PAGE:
Bottom Line: Choleraesuis.Additionally, the application of pectin-OEO films was effective reducing total coliforms, yeast, and molds of shrimp and cucumber slices stored at 4°C during 15 d.These results demonstrated the potential of pectin films enriched with OEO as food related microorganisms and QS inhibitors.

View Article: PubMed Central - PubMed

Affiliation: Consejo Nacional de Investigaciones Científicas y Técnicas - Grupo de Investigación en Ingeniería en Alimentos, Facultad de Ingeniería, Universidad Nacional de Mar del Plata Mar del Plata, Argentina.

ABSTRACT
Edible films can be used as carriers for antimicrobial compounds to assure food safety and quality; in addition, pathogenesis of food bacteria is related to a cell to cell communication mechanism called quorum sensing (QS). Oregano essential oil (OEO) has proved to be useful as food antimicrobial; however, its food applications can be compromised by the volatile character of its active constituents. Therefore, formulation of edible films containing OEO can be an alternative to improve its food usages. QS inhibitory activity of OEO and pectin-OEO films was evaluated using Chromobacterium violaceum as bacterial model. Additionally, antibacterial activity was tested against Escherichia coli O157:H7, Salmonella Choleraesuis, Staphylococcus aureus, and Listeria monocytogenes. OEO was effective to inhibit bacterial growth at MIC of 0.24 mg/mL for all tested bacteria and MBC of 0.24, 0.24, 0.48, and 0.24 mg/mL against E. coli O157:H7, S. Choleraesuis, S. aureus, and L. monocytogenes, respectively. Pectin-films incorporated with 36.1 and 25.9 mg/mL of OEO showed inhibition diameters of 16.3 and 15.2 mm for E. coli O157:H7; 18.1 and 24.2 mm for S. Choleraesuis; 20.8 and 20.3 mm for S. aureus; 21.3 and 19.3 mm for L. monocytogenes, respectively. Pectin-OEO film (15.7 mg/mL) was effective against E. coli O157:H7 (9.3 mm), S. aureus (9.7 mm), and L. monocytogenes (9.2 mm), but not for S. Choleraesuis. All concentrations of OEO (0.0156, 0.0312, 0.0625 and 0.125 mg/mL) and pectin-OEO films (15.7, 25.9 and 36.1 mg/mL) showed a significant anti-QS activity expressed as inhibition of violacein production by C. violaceum. Additionally, the application of pectin-OEO films was effective reducing total coliforms, yeast, and molds of shrimp and cucumber slices stored at 4°C during 15 d. These results demonstrated the potential of pectin films enriched with OEO as food related microorganisms and QS inhibitors.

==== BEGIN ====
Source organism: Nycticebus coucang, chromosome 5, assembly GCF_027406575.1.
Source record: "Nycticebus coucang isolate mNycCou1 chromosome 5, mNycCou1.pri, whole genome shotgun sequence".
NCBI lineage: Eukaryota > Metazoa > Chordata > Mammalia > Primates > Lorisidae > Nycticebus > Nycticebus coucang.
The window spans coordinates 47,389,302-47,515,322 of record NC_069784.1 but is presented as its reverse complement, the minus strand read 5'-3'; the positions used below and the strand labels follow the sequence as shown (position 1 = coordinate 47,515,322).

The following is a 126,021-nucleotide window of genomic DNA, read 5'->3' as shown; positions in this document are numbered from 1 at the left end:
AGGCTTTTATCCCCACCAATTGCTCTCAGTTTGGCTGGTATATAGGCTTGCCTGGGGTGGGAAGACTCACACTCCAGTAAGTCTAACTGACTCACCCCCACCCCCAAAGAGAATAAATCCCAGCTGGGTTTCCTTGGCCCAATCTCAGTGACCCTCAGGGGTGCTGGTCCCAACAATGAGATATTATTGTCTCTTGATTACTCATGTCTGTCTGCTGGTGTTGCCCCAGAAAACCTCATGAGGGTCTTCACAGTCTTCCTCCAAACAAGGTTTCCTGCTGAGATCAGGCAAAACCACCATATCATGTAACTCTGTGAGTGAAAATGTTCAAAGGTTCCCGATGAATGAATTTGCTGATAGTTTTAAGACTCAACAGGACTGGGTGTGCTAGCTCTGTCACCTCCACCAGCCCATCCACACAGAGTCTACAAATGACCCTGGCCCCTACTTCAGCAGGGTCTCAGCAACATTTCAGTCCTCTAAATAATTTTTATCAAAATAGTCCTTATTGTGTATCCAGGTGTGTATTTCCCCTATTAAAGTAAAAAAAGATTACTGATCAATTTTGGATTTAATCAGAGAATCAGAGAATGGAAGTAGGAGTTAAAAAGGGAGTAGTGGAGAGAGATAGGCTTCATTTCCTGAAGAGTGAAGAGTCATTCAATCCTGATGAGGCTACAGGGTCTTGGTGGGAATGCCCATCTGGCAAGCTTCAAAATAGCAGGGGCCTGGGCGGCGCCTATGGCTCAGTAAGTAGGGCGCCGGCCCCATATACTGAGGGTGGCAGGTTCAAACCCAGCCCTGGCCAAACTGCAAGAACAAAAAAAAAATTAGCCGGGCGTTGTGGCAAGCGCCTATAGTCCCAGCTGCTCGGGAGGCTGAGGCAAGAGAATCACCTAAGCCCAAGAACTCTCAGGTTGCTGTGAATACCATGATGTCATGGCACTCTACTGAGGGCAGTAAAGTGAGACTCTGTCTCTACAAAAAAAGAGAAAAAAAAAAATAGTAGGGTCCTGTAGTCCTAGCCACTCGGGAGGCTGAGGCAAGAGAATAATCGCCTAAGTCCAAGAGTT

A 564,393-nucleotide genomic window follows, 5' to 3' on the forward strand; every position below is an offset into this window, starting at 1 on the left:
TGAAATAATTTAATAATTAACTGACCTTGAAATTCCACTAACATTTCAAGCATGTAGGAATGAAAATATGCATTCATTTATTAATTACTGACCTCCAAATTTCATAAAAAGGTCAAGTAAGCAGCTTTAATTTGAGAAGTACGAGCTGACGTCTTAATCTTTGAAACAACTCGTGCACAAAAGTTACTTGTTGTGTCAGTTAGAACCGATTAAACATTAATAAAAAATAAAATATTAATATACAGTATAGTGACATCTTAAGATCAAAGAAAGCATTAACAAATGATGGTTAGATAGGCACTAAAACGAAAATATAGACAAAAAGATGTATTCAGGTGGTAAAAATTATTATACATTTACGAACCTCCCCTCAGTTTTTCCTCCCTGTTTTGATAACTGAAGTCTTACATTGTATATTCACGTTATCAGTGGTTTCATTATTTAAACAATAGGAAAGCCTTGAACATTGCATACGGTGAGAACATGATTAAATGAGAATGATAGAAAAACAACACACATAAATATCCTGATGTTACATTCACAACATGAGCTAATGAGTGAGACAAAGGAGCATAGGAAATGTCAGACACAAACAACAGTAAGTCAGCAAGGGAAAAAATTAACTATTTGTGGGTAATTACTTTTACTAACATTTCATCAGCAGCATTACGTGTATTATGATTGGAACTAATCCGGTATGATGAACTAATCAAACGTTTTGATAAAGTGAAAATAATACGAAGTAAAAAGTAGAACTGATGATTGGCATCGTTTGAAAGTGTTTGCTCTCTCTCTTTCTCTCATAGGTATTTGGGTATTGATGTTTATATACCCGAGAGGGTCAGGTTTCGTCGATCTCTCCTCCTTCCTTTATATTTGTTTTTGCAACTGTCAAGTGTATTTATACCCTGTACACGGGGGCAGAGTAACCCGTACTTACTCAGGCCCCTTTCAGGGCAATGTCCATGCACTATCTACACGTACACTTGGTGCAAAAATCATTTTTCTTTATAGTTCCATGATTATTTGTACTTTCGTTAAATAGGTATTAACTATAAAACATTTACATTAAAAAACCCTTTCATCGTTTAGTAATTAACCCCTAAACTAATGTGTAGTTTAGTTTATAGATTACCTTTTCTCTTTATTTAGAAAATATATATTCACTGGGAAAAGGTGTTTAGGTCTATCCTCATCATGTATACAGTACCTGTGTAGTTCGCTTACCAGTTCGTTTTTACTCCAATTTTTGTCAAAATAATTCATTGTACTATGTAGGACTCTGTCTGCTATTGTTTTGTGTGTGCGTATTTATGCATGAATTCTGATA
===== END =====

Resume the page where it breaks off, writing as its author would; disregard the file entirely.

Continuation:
No MeSH data available.


Related in: MedlinePlus